The inspection team was led by a CQC inspector joined by an expert by experience that is a person who has experience of using services and who can provide that perspective.

There were 40 people living in the home when we visited and we talked with 10 of them about their experience of living there. We spoke with three visitors, six staff, the cook and the manager.

Some of the people that use the service had dementia and therefore not everyone was able to tell us about their care. We used the Short Observational Framework for Inspection (SOFI). SOFI is a specific way of observing care to help us understand the experience of people who could not talk with us.

We observed and heard from people that staff respected their privacy and dignity. We saw staff knocked doors before entering. Systems were in place to ensure people had the choice of a key to their room, and that they had been asked how they wished their personal mail to be managed.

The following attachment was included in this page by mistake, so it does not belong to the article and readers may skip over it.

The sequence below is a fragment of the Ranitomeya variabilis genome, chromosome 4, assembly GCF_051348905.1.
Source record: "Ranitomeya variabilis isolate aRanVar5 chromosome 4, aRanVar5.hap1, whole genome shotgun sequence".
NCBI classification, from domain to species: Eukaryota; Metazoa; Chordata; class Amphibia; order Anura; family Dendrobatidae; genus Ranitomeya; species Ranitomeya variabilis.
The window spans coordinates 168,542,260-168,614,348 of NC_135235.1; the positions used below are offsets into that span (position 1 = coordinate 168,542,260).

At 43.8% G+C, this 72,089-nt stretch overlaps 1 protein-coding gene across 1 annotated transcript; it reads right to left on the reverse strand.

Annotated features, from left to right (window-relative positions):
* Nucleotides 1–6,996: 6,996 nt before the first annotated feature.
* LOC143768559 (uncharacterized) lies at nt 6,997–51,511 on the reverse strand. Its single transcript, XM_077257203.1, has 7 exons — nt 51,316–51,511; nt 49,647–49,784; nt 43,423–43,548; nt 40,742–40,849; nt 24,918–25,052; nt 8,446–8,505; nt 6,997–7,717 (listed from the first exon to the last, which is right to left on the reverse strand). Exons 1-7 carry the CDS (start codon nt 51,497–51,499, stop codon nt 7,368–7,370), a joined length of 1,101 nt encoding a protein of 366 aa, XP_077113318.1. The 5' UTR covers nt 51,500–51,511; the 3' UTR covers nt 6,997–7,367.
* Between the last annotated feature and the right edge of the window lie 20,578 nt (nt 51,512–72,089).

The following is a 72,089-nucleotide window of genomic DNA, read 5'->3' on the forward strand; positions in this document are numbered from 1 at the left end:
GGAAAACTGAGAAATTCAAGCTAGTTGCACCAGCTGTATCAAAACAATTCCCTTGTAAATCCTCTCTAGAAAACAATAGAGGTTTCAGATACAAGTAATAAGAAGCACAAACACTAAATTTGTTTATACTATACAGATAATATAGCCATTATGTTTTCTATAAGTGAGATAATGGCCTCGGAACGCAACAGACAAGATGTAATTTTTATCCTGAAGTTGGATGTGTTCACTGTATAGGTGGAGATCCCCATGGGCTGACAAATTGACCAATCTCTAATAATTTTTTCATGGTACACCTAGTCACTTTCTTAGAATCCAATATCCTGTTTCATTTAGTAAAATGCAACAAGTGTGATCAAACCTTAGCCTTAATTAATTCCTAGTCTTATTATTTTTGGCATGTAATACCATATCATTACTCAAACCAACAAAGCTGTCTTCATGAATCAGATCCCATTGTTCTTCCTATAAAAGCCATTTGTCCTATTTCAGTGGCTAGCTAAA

We found that staff offered people choices of which meal they would like and asked people where they would like to have their meal. We saw staff provided assistance and support with meals to people who needed it, although at times this was interrupted.

We saw people were encouraged to be as independent as possible by having utensils and cutlery to eat their meals with dignity.

People who lived in the home and their visitors told us the they were happy with the choice and quantity of the meals provided. People had the choice to entertain or celebrate with family or friends, in a private facility. A relative we spoke with told us 'it's excellent, we have regularly booked the table and had a full three course meal, in private'. This ensured people had the option of a 'dining out' experience.